For example, under one heading for use of proceeds, “adaptation projects”, CICERO says:

“Ontario is recognizing that it has to prepare for ongoing and coming climate changes. To this end it has developed an adaptation strategy and action plan for the period 2011-2014 called Climate Ready. Five main goals and 37 concrete actions are outlined in this plan, which is a very useful and forward looking document. Ontario's adaptation projects seem to be both well-structured and practical.”

That’s nice, but in the absence of specific assets being mentioned we seem to be veering away from the concrete asset-focus of green bonds to a value judgment on the policy framework of the issuing entity. This is back to ESG filters on the entity rather than an assessment of the asset. We’d like to know whether bond proceeds are going to specific investments, and how reporting will work.

The detail with forestry is half one way and half the other:

“Forests and trees bind carbon (for a time), provide shade and cooling and generally make for a better environment in urban areas. An initiative to plant an additional 50 million trees in southern Ontario is therefore welcomed.”

The 50 million trees is perhaps simple to report on – although it’s unclear whether bond proceeds are actually going to this. But the following bits don't have much detail:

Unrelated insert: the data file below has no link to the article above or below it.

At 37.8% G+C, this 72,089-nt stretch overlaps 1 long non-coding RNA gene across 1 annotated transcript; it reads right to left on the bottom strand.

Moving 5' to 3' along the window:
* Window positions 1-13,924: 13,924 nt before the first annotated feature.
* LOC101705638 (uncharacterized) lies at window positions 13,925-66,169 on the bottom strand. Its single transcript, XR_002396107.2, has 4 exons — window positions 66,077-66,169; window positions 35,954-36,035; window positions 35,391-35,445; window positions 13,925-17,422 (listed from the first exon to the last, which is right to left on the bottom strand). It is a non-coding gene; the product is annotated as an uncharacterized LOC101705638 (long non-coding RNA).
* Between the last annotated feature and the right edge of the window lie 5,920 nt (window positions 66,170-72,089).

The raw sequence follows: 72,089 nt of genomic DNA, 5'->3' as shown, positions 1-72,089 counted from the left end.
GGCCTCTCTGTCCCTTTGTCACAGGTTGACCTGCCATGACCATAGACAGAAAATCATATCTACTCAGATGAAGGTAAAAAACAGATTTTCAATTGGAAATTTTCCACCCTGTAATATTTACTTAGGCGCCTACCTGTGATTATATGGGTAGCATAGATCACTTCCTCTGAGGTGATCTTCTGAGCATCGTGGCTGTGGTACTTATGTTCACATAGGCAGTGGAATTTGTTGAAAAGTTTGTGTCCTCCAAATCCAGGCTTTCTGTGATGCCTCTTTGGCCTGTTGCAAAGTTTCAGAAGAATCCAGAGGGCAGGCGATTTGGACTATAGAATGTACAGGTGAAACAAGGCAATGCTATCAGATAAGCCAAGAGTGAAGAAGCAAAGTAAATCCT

“Protection and sustainable use of the vast boreal forests in northern Ontario is also important. Regarding agriculture, proposed initiatives to buy local (short travelled) food, initiate a carbon trading system and manage and utilize methane from agricultural activities are good.”

We'd just like to know if money is going to get directed to tangible projects or if this is just a broad policy statement.

In terms of green buildings, see the blog we’ve just put out for the new Förvaltaren green property blog. The challenge in Toronto is that baseline emissions data still seems hard to come by; Ontario have covered themselves by going for Gold LEED and saying Silver buildings will only be included if they perform well under the Energy and Atmosphere LEED category – good, although specifying what they mean by “well” would be useful.

In general we love Ontario’s efforts at tackling climate change (phasing out coal for example), and it’s great to see this bond out. But the Province has more than enough concrete low-carbon transport, green building, and other projects to form a reportable pool; it’s unclear why the drift to much more vague descriptions was seen as necessary. Perhaps a clue is that Ontario has chosen to list all its environmental policies as part of laying claim to its bona fides as a green bond issuer. It’s not directly relevant to the assets the proceeds are allocated to, but I guess it enhances the overall trust factor – and maybe helps with the politics.

Finally, Ontario has committed to annual audits of the allocation of proceeds, having an independent confirmation of where proceeds are directed is a great comfort for investors. Excellent! We’ll look forward to the year one report.